Oct 13, 2023
Suddhosatva Majumder, Santilal Mukherjee, Aritraa Sengupta
Dreams have the paradoxical duel power to both inspire and haunt all at once. They can be harsh reminders of the past and our previous mistakes or missed opportunities, but also they can provide hope and ideas for future greatness and happiness. As you get older the more you wish that your dreams were memories - happy memories of life’s greatest hits - yet to dream of memories is a double-edged sword. They can be a painful yet joyous reminder of times once had in our youth, but can also bring back our worst moments, when everything felt as though it was down in the gutter and the ones that change you irreversibly into the person whom you have now become.
‘The Dreamcatcher’ - an artfully composed meditation on life and the mistakes that we make - is one of those memories - the kind you wish you could go back and change because of how significantly it has altered you into the person you have become now. For Bihaan, now an older man played by Santilal Mukherjee, this memory has haunted him most of his adult life, coming back all too vividly when confronted with a former lover, Angana, played by Aritraa Sengupta. Bihaan has falls into a state of deep regret and self-loathing, referring to himself as vermin and degrading himself and humanity. It’s fitting, therefore, that he is an artist, those creatures filled with the most regrets and emotions, not least of all a painter.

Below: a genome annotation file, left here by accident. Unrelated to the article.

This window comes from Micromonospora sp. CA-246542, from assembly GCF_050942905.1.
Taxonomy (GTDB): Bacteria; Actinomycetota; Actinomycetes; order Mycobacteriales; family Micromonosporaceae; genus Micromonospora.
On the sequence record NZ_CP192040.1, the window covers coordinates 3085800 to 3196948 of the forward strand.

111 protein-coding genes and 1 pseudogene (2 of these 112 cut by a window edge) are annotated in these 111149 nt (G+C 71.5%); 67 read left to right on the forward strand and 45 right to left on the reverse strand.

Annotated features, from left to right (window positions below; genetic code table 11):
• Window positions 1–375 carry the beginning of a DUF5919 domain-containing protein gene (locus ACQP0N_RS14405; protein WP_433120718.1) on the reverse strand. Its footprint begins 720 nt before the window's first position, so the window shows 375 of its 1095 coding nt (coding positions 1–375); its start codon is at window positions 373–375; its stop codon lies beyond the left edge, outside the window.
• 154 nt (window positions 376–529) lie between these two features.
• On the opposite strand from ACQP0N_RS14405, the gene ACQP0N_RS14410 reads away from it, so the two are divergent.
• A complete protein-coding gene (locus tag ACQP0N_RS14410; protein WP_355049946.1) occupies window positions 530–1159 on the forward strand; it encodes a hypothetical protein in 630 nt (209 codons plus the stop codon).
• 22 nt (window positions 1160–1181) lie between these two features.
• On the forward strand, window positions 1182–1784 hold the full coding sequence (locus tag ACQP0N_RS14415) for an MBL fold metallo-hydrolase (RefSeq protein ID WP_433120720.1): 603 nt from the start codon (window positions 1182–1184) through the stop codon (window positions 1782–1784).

Bihaan is a propaganda artist, and having completed his most recent painting of sunflowers - which recur throughout the film - he is the mood for reflection. His idea behind ‘the sunflowers’ is that the flowers are confused between the light of the sun and that of the bombs, hence why they grow so much in Ukraine and Russia, in a metaphor illustrated beautifully by his calm words over a well-drawn animation. He questions how hatred and genocide can be beautiful, before turning from the wider scope of humanity in on himself to trace his journey of becoming what he calls a vermin.
This takes him back to his younger self, played by Suddhosatva Majumder, as he recounts the day he wronged Angana. Director Ankit Santra, who also wrote the sumptuous screenplay, directs this with supreme confidence, from the beautifully lit tracking shot across a restaurant until we find ourselves at Bihaan and Angana’s table, where tensions between the couple are high. Bihaan has committed infidelity, and Angana knows, with the split screen employed by Santra further iterating the emotional divide between the lovers. Indeed, Santra directs excellently throughout, with his lighting bringing the intensity of the memory to life, particularly as Bihaan paints Angana naked for seemingly the last time. There is reason to question Bihaan’s sanity - who is he really speaking too, is it Angana or simply a figment of his imagination.
Though perhaps at times Ankit Santra gets lost himself amidst Bihaan’s questioning of the human spirit, ‘The Dreamcatcher’ is nonetheless an excellently crafted film - worthy of the immortal Franz Kafka, who’s work, particularly ‘The Metamorphosis’ was an inspiration for Santra - with its thoughtful meditations on moral corruption and human nature largely ringing true in an incredibly engaging manner. Film, like paintings or like any art for that matter, can capture dreams, and that is what Ankit Santra has done so well with ‘The Dreamcatcher’.